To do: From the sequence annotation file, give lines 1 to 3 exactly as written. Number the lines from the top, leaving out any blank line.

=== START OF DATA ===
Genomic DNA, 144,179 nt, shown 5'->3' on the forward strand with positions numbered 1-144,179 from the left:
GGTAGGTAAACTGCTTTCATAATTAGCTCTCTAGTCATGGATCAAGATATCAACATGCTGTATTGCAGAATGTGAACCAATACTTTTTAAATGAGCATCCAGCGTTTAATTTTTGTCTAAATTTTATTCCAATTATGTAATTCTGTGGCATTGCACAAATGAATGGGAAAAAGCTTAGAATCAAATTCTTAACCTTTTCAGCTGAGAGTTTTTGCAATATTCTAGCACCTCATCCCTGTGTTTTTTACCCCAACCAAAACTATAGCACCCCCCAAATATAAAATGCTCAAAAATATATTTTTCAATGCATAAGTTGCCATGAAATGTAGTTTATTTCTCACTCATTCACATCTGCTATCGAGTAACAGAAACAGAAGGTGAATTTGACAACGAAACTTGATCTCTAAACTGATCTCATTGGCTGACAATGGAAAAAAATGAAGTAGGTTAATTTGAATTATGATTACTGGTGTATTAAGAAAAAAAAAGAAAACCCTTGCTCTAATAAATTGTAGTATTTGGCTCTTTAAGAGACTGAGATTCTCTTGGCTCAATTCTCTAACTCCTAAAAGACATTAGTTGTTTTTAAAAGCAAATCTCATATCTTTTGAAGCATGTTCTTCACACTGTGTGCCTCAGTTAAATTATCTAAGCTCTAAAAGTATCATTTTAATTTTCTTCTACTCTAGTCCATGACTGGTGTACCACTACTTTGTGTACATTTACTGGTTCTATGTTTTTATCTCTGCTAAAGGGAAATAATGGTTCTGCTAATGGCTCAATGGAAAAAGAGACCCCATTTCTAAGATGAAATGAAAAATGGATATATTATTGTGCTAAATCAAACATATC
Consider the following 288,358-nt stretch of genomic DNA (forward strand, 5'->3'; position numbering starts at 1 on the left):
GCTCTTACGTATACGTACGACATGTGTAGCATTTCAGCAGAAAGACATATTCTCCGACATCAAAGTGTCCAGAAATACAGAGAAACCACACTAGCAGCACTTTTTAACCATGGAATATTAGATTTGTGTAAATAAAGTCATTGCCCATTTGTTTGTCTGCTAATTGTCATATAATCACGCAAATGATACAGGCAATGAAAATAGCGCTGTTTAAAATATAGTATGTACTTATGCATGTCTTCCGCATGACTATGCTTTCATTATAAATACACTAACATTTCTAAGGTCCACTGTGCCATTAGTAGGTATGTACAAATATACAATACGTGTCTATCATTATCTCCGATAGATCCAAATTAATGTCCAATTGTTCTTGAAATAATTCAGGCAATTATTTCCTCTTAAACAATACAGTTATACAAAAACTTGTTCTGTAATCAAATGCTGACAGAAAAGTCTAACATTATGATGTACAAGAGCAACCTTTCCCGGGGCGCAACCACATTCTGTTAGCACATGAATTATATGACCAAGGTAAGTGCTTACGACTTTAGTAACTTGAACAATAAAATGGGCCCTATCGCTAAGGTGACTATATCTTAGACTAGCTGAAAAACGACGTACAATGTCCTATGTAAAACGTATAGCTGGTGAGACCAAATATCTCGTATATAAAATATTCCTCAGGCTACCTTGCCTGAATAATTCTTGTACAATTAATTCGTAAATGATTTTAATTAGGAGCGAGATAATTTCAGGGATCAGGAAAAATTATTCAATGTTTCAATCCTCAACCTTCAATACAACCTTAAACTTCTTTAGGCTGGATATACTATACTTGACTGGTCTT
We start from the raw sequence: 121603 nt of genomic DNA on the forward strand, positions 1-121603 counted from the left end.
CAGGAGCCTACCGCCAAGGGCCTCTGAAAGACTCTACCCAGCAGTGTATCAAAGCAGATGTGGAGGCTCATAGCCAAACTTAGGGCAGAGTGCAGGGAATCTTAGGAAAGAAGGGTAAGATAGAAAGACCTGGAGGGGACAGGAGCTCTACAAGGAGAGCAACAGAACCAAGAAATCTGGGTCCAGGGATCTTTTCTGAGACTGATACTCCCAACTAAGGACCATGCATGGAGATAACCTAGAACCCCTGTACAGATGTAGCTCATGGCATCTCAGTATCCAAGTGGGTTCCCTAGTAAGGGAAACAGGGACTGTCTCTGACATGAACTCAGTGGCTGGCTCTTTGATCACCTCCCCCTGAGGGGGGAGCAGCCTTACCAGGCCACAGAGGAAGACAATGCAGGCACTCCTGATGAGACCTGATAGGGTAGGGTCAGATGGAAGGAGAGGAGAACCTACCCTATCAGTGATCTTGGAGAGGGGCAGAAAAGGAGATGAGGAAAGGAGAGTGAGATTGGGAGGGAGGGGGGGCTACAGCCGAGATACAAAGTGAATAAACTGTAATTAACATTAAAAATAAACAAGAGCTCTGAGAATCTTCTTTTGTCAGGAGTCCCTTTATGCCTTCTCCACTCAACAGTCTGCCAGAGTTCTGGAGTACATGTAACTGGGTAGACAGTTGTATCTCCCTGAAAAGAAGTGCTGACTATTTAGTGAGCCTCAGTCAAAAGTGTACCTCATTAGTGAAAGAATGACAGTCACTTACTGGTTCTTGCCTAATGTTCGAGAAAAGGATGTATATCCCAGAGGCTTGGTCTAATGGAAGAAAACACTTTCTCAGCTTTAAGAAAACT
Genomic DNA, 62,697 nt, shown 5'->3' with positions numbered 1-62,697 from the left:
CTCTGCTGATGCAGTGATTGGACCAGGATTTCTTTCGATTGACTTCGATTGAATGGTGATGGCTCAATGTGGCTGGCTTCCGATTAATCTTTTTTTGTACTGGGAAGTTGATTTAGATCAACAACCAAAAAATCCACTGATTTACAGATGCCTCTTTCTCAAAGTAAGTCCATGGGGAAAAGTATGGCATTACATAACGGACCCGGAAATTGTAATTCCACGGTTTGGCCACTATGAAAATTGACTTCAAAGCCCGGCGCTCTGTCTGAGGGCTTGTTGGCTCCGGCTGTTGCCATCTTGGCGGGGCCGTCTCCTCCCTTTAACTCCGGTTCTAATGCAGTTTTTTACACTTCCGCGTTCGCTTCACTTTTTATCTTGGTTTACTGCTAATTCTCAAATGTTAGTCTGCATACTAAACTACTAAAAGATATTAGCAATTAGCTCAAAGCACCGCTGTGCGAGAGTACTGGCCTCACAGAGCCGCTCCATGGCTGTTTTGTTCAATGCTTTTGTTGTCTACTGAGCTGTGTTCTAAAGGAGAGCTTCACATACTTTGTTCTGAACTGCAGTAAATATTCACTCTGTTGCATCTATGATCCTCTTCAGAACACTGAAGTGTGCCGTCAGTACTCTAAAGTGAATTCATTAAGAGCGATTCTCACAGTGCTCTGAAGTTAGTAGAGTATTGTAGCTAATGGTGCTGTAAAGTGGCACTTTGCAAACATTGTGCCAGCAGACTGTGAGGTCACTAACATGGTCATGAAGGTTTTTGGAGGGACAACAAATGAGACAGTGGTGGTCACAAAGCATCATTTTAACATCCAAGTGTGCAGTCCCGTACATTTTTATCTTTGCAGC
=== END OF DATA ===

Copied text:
Genomic DNA, 144,179 nt, shown 5'->3' on the forward strand with positions numbered 1-144,179 from the left:
GGTAGGTAAACTGCTTTCATAATTAGCTCTCTAGTCATGGATCAAGATATCAACATGCTGTATTGCAGAATGTGAACCAATACTTTTTAAATGAGCATCCAGCGTTTAATTTTTGTCTAAATTTTATTCCAATTATGTAATTCTGTGGCATTGCACAAATGAATGGGAAAAAGCTTAGAATCAAATTCTTAACCTTTTCAGCTGAGAGTTTTTGCAATATTCTAGCACCTCATCCCTGTGTTTTTTACCCCAACCAAAACTATAGCACCCCCCAAATATAAAATGCTCAAAAATATATTTTTCAATGCATAAGTTGCCATGAAATGTAGTTTATTTCTCACTCATTCACATCTGCTATCGAGTAACAGAAACAGAAGGTGAATTTGACAACGAAACTTGATCTCTAAACTGATCTCATTGGCTGACAATGGAAAAAAATGAAGTAGGTTAATTTGAATTATGATTACTGGTGTATTAAGAAAAAAAAAGAAAACCCTTGCTCTAATAAATTGTAGTATTTGGCTCTTTAAGAGACTGAGATTCTCTTGGCTCAATTCTCTAACTCCTAAAAGACATTAGTTGTTTTTAAAAGCAAATCTCATATCTTTTGAAGCATGTTCTTCACACTGTGTGCCTCAGTTAAATTATCTAAGCTCTAAAAGTATCATTTTAATTTTCTTCTACTCTAGTCCATGACTGGTGTACCACTACTTTGTGTACATTTACTGGTTCTATGTTTTTATCTCTGCTAAAGGGAAATAATGGTTCTGCTAATGGCTCAATGGAAAAAGAGACCCCATTTCTAAGATGAAATGAAAAATGGATATATTATTGTGCTAAATCAAACATATC
Consider the following 288,358-nt stretch of genomic DNA (forward strand, 5'->3'; position numbering starts at 1 on the left):